In 304, during the persecution of Diocletian, the martyrdom of Sts. Agape and Chionia. With their younger sister, Irene, they were arrested for hiding copies of the Christian scriptures. When they refused to sacrifice to the gods or deliver up the Scriptures, they were burned to death.
In the fifth century, in the Judean desert, St. Mary of Egypt. After a dissolute youth in Alexandria, she converted before an icon of the Blessed Virgin Mary in Jerusalem. She then spent the next 47 years as a solitary in the Judean desert east of the Jordan River. Her story was often retold in the Middle Ages, which saw her as a model of repentance. She is usually depicted with the three loaves she took out into the desert with her, or with a lion, which her legend says helped to bury her.
In 1132, St. Hugh of Grenoble, bishop. He went to Rome to be consecrated bishop of Grenoble by Pope Gregory VII and to receive spiritual advice about temptations from which he suffered. As a bishop he was an ardent reformer, seeking to free his diocese of simony, concubinage and ignorance. After two years he went to a Benedictine monastery, where he stayed for a year. The pope ordered him back to his diocese. He supported St. Bruno’s effort to establish the Grand Chartreuse and would have become a Carthusian if the pope had allowed it. The feast of his nephew, Hugh, abbot of the Carthusian monastery of Bonnevaux, is also celebrated this day.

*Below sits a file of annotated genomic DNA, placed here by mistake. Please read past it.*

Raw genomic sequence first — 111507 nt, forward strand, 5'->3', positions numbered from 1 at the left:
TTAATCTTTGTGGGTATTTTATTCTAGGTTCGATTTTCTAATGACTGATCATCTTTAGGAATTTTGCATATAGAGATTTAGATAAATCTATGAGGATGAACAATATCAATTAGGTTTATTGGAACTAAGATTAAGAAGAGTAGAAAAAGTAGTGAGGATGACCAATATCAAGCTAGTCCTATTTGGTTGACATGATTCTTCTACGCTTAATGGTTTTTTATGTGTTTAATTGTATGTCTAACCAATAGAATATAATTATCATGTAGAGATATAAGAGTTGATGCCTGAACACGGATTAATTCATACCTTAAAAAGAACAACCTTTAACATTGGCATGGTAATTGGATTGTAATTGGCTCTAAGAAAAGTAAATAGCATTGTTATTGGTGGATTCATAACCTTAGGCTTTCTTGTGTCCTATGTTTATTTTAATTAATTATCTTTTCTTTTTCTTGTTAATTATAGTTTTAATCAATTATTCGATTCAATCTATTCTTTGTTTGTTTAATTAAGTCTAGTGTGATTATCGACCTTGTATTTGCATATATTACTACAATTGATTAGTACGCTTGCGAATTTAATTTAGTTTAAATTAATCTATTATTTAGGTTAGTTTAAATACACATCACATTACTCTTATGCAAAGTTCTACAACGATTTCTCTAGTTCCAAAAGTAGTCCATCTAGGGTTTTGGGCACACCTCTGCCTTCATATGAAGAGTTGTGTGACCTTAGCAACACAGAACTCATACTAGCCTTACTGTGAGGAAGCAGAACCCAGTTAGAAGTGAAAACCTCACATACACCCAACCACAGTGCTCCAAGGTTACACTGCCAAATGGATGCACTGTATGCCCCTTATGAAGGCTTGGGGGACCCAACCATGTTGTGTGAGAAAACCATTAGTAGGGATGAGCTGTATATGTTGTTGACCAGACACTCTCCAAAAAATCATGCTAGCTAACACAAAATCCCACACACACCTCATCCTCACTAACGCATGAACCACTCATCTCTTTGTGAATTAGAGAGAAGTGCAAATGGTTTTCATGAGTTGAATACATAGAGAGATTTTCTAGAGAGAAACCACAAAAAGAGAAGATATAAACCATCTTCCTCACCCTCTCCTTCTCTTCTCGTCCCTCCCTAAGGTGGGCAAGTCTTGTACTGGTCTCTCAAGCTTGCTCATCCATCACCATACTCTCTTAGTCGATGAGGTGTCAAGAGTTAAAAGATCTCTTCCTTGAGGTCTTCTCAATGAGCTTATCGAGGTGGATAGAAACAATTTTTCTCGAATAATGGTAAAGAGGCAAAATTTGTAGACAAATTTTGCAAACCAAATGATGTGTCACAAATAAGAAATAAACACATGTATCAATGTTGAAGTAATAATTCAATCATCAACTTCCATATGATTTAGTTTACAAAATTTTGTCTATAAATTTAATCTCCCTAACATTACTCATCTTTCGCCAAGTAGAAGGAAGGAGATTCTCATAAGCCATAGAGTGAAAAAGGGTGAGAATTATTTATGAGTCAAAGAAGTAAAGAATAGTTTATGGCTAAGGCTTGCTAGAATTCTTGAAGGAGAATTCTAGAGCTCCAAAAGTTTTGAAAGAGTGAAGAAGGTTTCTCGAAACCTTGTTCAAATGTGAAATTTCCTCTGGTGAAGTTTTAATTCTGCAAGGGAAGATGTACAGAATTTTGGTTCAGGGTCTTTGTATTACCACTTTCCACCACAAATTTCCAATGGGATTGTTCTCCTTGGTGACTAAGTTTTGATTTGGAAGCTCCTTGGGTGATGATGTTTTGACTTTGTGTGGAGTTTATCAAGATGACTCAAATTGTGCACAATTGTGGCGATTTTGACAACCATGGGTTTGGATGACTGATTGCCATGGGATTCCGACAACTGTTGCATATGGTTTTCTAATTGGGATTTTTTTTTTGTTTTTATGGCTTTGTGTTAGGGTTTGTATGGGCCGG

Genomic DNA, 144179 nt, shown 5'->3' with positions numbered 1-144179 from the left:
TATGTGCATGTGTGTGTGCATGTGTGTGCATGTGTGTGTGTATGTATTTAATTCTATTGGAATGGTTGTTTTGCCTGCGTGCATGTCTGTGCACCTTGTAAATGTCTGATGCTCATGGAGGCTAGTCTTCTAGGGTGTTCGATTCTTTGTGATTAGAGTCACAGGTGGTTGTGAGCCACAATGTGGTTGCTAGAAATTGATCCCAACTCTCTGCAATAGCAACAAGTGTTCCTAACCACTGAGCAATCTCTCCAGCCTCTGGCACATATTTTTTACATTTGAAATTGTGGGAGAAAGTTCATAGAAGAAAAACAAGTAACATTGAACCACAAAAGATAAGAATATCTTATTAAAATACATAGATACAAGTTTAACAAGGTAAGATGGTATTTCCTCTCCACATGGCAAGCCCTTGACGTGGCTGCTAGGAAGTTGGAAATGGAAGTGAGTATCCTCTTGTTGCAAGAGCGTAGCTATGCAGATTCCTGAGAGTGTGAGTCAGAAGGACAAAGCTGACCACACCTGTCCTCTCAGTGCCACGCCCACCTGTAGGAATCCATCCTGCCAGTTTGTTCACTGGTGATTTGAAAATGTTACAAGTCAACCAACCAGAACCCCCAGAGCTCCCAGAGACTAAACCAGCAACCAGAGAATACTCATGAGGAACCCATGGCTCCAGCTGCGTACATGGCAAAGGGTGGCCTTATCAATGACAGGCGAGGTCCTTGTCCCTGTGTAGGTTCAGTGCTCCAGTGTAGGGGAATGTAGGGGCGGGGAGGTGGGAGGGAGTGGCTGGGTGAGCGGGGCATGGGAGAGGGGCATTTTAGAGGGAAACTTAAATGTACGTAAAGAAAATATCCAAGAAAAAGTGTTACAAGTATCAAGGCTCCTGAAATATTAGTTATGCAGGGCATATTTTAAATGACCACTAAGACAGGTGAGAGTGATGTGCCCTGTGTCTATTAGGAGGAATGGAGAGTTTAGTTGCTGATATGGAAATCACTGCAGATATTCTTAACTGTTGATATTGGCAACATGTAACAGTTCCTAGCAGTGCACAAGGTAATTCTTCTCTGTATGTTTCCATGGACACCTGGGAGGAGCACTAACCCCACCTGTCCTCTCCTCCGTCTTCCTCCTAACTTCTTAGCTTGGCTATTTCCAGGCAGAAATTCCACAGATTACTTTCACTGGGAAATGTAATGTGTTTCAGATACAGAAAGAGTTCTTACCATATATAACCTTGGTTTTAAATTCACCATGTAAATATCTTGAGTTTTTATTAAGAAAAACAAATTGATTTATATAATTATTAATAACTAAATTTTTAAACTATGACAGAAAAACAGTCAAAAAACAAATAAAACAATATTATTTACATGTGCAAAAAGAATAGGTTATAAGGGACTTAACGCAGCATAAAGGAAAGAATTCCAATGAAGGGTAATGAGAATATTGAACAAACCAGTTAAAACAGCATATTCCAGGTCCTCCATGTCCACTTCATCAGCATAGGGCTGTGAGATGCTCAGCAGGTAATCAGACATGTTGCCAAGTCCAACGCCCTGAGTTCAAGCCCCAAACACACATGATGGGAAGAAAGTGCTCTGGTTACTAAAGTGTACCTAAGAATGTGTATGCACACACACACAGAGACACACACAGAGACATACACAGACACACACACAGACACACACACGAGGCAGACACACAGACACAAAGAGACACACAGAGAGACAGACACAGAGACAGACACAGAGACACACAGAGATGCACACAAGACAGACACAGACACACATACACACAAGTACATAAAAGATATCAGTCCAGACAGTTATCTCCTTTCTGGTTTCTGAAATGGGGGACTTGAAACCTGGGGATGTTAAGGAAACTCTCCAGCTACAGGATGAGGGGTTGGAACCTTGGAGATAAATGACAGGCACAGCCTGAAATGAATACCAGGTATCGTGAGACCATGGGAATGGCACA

At Györ, in Hungary, in 1945, Blessed Vilmos Apor, bishop and martyr. After studying for the priesthood at Innsbruck, he became parish priest in Gyula, where he was outstanding in his commitment to the poor and to ecumenism. In 1941 he was made bishop of Györ. He protested forcefully against persecution of the Jews by the Nazis. During fighting between the Germans and Russians in 1945, Bishop Apor housed food, supplies and refugees in his basement. On Good Friday, drunken soldiers assaulted a young girl in the cellar; he intervened and they shot him. He died on Easter Monday.
Our daily martyrology was written by Fr. Hugh Feiss, OSB. Copyright © 2008 by the Monastery of the Ascension, Jerome, ID 83338.